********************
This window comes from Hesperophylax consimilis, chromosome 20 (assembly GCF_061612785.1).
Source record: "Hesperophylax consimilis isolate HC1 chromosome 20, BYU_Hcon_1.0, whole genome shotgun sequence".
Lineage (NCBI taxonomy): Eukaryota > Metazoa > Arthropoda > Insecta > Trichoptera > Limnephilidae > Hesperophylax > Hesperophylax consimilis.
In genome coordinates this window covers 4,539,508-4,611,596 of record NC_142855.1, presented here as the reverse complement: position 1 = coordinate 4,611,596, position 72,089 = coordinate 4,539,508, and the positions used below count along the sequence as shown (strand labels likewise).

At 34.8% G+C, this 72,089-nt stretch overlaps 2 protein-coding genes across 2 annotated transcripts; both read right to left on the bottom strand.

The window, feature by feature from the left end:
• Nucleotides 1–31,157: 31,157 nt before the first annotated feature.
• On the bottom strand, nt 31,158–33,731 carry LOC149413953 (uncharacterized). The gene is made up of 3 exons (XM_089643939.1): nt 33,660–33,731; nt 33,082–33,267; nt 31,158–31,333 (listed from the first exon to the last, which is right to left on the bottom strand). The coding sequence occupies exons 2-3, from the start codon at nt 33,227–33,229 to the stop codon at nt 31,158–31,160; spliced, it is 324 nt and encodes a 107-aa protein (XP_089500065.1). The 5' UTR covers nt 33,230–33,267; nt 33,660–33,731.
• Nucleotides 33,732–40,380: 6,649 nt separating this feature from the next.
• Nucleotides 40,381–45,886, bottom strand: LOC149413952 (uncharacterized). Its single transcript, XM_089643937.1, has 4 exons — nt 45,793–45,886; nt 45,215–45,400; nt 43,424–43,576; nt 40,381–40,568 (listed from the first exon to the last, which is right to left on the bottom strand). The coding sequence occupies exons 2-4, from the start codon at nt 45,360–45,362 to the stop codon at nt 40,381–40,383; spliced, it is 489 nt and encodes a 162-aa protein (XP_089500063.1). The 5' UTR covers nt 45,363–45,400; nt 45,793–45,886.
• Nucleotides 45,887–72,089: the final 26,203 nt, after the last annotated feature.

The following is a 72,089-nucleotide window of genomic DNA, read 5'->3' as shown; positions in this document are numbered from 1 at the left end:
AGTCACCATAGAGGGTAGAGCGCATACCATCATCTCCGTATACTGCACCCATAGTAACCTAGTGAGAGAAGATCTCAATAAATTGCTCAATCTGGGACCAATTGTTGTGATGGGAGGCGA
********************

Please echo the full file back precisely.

This window comes from Hesperophylax consimilis, chromosome 20 (assembly GCF_061612785.1).
Source record: "Hesperophylax consimilis isolate HC1 chromosome 20, BYU_Hcon_1.0, whole genome shotgun sequence".
Lineage (NCBI taxonomy): Eukaryota > Metazoa > Arthropoda > Insecta > Trichoptera > Limnephilidae > Hesperophylax > Hesperophylax consimilis.
In genome coordinates this window covers 4,539,508-4,611,596 of record NC_142855.1, presented here as the reverse complement: position 1 = coordinate 4,611,596, position 72,089 = coordinate 4,539,508, and the positions used below count along the sequence as shown (strand labels likewise).

At 34.8% G+C, this 72,089-nt stretch overlaps 2 protein-coding genes across 2 annotated transcripts; both read right to left on the bottom strand.

The window, feature by feature from the left end:
• Nucleotides 1–31,157: 31,157 nt before the first annotated feature.
• On the bottom strand, nt 31,158–33,731 carry LOC149413953 (uncharacterized). The gene is made up of 3 exons (XM_089643939.1): nt 33,660–33,731; nt 33,082–33,267; nt 31,158–31,333 (listed from the first exon to the last, which is right to left on the bottom strand). The coding sequence occupies exons 2-3, from the start codon at nt 33,227–33,229 to the stop codon at nt 31,158–31,160; spliced, it is 324 nt and encodes a 107-aa protein (XP_089500065.1). The 5' UTR covers nt 33,230–33,267; nt 33,660–33,731.
• Nucleotides 33,732–40,380: 6,649 nt separating this feature from the next.
• Nucleotides 40,381–45,886, bottom strand: LOC149413952 (uncharacterized). Its single transcript, XM_089643937.1, has 4 exons — nt 45,793–45,886; nt 45,215–45,400; nt 43,424–43,576; nt 40,381–40,568 (listed from the first exon to the last, which is right to left on the bottom strand). The coding sequence occupies exons 2-4, from the start codon at nt 45,360–45,362 to the stop codon at nt 40,381–40,383; spliced, it is 489 nt and encodes a 162-aa protein (XP_089500063.1). The 5' UTR covers nt 45,363–45,400; nt 45,793–45,886.
• Nucleotides 45,887–72,089: the final 26,203 nt, after the last annotated feature.

The following is a 72,089-nucleotide window of genomic DNA, read 5'->3' as shown; positions in this document are numbered from 1 at the left end:
AGTCACCATAGAGGGTAGAGCGCATACCATCATCTCCGTATACTGCACCCATAGTAACCTAGTGAGAGAAGATCTCAATAAATTGCTCAATCTGGGACCAATTGTTGTGATGGGAGGCGA